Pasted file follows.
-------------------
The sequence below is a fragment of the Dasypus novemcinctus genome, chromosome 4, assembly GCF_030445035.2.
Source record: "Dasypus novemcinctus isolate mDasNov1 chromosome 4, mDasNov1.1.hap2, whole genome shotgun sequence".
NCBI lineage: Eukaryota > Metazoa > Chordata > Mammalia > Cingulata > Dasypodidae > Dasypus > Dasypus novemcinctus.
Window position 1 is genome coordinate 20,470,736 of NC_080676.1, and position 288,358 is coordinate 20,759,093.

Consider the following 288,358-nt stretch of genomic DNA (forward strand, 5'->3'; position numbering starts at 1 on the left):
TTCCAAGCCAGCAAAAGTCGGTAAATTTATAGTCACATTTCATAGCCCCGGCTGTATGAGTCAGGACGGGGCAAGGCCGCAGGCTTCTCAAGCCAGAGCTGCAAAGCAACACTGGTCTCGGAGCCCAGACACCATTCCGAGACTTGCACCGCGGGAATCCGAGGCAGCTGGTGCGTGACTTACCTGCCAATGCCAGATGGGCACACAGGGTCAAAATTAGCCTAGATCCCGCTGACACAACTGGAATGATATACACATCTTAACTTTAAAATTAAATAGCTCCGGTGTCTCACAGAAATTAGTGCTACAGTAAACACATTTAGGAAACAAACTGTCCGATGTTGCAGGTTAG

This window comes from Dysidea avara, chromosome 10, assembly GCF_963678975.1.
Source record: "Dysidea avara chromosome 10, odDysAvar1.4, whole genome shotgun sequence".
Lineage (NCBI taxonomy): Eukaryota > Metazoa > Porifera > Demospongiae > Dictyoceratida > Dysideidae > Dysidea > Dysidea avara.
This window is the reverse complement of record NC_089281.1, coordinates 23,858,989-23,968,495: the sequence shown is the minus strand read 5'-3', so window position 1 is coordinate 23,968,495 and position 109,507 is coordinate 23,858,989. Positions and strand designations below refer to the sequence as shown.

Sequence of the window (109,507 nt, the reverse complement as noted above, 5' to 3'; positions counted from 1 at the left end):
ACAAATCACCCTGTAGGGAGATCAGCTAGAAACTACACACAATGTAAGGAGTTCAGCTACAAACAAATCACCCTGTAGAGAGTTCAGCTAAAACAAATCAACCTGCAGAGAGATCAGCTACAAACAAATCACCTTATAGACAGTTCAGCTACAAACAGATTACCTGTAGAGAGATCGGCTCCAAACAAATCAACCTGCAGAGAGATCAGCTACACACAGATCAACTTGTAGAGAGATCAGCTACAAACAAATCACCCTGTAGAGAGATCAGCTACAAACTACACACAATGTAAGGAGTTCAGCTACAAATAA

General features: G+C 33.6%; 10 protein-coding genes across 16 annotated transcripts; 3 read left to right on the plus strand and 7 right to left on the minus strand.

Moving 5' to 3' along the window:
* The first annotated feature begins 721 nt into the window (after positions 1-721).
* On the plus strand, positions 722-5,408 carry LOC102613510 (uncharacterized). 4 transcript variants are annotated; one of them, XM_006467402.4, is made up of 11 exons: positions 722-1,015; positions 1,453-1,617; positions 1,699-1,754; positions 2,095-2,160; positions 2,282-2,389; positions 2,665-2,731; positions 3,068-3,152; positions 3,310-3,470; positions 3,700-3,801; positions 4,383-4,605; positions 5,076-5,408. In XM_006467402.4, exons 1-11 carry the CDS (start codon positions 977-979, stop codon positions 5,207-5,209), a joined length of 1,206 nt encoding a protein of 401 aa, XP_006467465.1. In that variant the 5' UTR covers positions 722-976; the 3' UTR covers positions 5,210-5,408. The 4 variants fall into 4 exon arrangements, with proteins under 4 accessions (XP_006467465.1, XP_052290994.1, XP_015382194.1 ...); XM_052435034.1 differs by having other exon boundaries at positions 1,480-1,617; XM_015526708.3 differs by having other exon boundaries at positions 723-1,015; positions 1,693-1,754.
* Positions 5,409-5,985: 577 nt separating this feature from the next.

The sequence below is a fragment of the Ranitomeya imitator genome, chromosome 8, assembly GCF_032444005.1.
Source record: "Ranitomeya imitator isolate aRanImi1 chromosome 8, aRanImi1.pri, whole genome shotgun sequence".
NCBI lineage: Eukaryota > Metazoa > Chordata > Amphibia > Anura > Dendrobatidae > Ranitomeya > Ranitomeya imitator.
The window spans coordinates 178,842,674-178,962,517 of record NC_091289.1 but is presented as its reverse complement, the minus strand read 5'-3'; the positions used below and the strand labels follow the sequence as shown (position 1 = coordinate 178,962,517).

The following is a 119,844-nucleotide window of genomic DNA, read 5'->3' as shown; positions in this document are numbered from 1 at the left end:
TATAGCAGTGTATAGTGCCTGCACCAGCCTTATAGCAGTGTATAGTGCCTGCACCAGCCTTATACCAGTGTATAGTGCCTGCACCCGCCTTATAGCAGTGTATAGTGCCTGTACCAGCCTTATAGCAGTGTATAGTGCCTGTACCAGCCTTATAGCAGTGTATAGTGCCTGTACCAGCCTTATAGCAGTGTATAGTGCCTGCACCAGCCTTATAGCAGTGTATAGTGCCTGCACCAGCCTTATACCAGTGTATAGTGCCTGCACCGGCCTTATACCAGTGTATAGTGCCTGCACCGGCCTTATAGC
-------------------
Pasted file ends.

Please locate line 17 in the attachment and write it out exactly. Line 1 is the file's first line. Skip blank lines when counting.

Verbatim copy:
* Positions 5,409-5,985: 577 nt separating this feature from the next.